Nude Across America Pt.23 Leelanua Peninsula

Just so you know…Part 24, Lake Shelbyville, was published out of sequence, by the fingers of a sleepy naked guy on a couch. Once it is done….
We’re looking for a secluded place, a spiritual experience, fewer people, certainly no crowds, solitude. I figured that it would be up here in this part of Michigan, as I remember it. It feels down right crowded today, in the height of the summer season. Things have changed. There is plenty of countryside, but it is all private lands. People are packed in otherwise.
The public lands are near. Big Bear Dunes, again as I remember, are fun and there may be a spot just south of them, down the coast of Lake Michigan, where people don’t go, much.

Finding a Hike:
Finding a Hike:
We use some back-roads to get across the peninsula to look into what has become a tourist mecca. It is set up to walk, to bike, to horse, to drive and look at. We drive, meandering around half lost for slightly too long.   Eventually, instead, we decide to try the tourist information center.
Inside, an old timer, with his rugged experience projecting from his grey beard, looks out of place in the Forest Service uniform. He is standing behind a huge 3D map of the area under a table of glass helping a couple, probably from Japan.
We wait our turn for his woodsy wisdom and knowledge and then explain our desires. He is obviously thinking hard about how we can fit into the scheme of things here. He says Bayview is his “# 1 pick.” After a pause, “Alligator Hill will be okay, if the parking lot isn’t full, 10 cars isn’t much for the size.” And then, “The Kettles just opened up last year, off the beaten path.” It is not on the map and he shows us where it would be. It sounds best to us. I get out my new map. He is pointing where a road line passes into a space past the edge of the colorful sheet of unfolded paper.
We decide to have a look at the huge Big Bear Dune. You can climb it, and then I had surmised that there may be a more private area near the lake to the south. Today, it doesn’t look as awesome, or intrepid, as I remember it. A great parking lot lies at its base, absolutely filled and busy, as people arrive and depart.
We soon see the futility here. We’ll just go on and try the Kettles. When we inquire about it at the ticket/toll station, the ranger doesn’t know where it is. This is encouraging, but then where, more exactly, is it?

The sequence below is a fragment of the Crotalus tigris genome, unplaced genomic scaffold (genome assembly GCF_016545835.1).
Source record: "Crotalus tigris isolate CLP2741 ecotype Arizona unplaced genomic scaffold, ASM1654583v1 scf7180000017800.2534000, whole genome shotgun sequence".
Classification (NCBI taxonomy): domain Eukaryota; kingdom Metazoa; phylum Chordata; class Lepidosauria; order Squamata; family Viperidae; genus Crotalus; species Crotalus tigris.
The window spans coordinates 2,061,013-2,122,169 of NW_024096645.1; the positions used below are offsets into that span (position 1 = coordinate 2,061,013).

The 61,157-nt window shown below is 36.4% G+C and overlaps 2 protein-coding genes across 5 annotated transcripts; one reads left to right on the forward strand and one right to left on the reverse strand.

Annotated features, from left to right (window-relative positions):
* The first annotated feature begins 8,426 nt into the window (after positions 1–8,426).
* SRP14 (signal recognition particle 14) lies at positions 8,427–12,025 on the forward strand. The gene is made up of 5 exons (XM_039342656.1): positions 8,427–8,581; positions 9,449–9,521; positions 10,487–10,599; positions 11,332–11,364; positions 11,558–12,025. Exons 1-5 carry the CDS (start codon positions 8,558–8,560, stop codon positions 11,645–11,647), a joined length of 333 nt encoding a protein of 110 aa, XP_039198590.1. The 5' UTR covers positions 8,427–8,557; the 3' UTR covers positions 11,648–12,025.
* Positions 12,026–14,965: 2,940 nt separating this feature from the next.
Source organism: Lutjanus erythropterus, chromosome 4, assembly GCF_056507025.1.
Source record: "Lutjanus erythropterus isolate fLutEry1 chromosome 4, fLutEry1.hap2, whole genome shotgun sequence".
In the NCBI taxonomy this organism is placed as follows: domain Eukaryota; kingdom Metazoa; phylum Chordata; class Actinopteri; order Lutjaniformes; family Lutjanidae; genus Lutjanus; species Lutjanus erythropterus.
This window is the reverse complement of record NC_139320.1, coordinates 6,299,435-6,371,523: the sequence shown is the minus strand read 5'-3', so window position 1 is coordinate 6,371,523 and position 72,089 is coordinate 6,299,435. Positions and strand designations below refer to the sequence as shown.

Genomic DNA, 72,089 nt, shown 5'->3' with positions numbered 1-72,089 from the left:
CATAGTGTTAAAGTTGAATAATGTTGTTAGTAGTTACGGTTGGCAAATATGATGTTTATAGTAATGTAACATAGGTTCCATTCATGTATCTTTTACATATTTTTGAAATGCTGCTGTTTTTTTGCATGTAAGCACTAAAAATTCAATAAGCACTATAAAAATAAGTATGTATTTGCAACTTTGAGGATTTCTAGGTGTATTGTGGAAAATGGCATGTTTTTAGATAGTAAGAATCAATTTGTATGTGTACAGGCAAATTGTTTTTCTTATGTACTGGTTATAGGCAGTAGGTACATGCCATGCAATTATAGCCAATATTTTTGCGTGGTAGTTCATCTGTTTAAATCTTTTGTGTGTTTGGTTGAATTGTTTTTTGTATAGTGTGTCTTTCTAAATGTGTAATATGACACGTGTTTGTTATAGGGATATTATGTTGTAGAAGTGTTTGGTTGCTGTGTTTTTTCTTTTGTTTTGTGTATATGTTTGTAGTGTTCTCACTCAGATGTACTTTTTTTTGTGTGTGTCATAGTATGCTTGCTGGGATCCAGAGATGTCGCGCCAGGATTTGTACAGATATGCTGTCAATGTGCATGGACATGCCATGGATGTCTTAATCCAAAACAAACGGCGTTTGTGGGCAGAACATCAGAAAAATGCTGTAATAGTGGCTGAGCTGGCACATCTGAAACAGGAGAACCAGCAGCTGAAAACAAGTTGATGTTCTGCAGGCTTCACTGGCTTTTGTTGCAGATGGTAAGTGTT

The route isn’t clearly marked where to go. We travel the up and down of the road where ancient Great Lake sand probably hits tall old glacier paths. We turn off the main road, onto a road that should lead us there, but no signs confirm this.  After a couple of miles up hill through residences, it just doesn’t look right and we turn back, hoping a clearly marked route off of that main road will turn up.
Yet Another Roadside AttractionConstruction has us sitting waiting, bundling our bodies for the guy standing next to the car with his “stop and go” sign. No turn is found after a few miles. We have to backtrack, touring the same road construction lines of traffic, twice. While we wait naked a few cars back, from the other guy with a sign, a bee comes into the open window. It produces some excitement
Trying again, going further this time, we find the road that we are looking for, but still no sign.  I drape clothing across my lap and DF puts her dress on, as we pull beside a woman with a baby carriage walking along the road. DF hangs out of the window to inquire.
“I think it is just over there, turn left not right,” she explains.
The Hike:
We park and slowly, stiff from sitting, stand out in a clearing, surrounded by tall grass and small trees. It is a rolling hilltop, where a Michigan farm field is overlooked.
Standing around nude, we have lunch, a combination of left over hors d’oeuvres and snack food. There is one other car here with Florida plates. It is very quiet compared to the tourism and encroaching real estate development that we have just made our way through.
The trail is wide, wandering back through old fields. Typical still stunted Michigan trees are spaced around, slowly taking back what was theirs and making a living.
We are about a quarter mile in, as the trail begins to drop past a field of ferns and into taller deciduous tree …

Read further at The Free Range Naturist

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